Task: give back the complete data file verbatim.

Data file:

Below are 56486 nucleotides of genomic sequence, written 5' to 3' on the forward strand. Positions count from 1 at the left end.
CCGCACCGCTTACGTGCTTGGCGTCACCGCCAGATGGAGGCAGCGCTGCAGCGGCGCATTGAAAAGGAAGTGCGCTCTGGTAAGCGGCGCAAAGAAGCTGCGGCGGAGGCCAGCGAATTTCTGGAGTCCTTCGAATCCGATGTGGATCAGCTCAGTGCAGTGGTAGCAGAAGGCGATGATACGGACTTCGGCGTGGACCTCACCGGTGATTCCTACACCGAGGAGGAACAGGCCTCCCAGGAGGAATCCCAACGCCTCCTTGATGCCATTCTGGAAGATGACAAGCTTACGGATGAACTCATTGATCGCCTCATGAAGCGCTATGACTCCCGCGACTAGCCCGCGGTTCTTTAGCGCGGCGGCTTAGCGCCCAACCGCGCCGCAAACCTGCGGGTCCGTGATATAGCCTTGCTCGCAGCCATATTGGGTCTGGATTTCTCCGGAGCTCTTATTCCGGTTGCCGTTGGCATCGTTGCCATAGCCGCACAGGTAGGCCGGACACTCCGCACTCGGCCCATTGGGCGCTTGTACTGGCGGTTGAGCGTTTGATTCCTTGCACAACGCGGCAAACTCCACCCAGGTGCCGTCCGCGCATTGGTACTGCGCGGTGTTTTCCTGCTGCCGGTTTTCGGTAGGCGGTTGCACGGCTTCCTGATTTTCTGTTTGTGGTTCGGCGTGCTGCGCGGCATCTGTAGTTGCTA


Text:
Below are 56486 nucleotides of genomic sequence, written 5' to 3' on the forward strand. Positions count from 1 at the left end.
CCGCACCGCTTACGTGCTTGGCGTCACCGCCAGATGGAGGCAGCGCTGCAGCGGCGCATTGAAAAGGAAGTGCGCTCTGGTAAGCGGCGCAAAGAAGCTGCGGCGGAGGCCAGCGAATTTCTGGAGTCCTTCGAATCCGATGTGGATCAGCTCAGTGCAGTGGTAGCAGAAGGCGATGATACGGACTTCGGCGTGGACCTCACCGGTGATTCCTACACCGAGGAGGAACAGGCCTCCCAGGAGGAATCCCAACGCCTCCTTGATGCCATTCTGGAAGATGACAAGCTTACGGATGAACTCATTGATCGCCTCATGAAGCGCTATGACTCCCGCGACTAGCCCGCGGTTCTTTAGCGCGGCGGCTTAGCGCCCAACCGCGCCGCAAACCTGCGGGTCCGTGATATAGCCTTGCTCGCAGCCATATTGGGTCTGGATTTCTCCGGAGCTCTTATTCCGGTTGCCGTTGGCATCGTTGCCATAGCCGCACAGGTAGGCCGGACACTCCGCACTCGGCCCATTGGGCGCTTGTACTGGCGGTTGAGCGTTTGATTCCTTGCACAACGCGGCAAACTCCACCCAGGTGCCGTCCGCGCATTGGTACTGCGCGGTGTTTTCCTGCTGCCGGTTTTCGGTAGGCGGTTGCACGGCTTCCTGATTTTCTGTTTGTGGTTCGGCGTGCTGCGCGGCATCTGTAGTTGCTA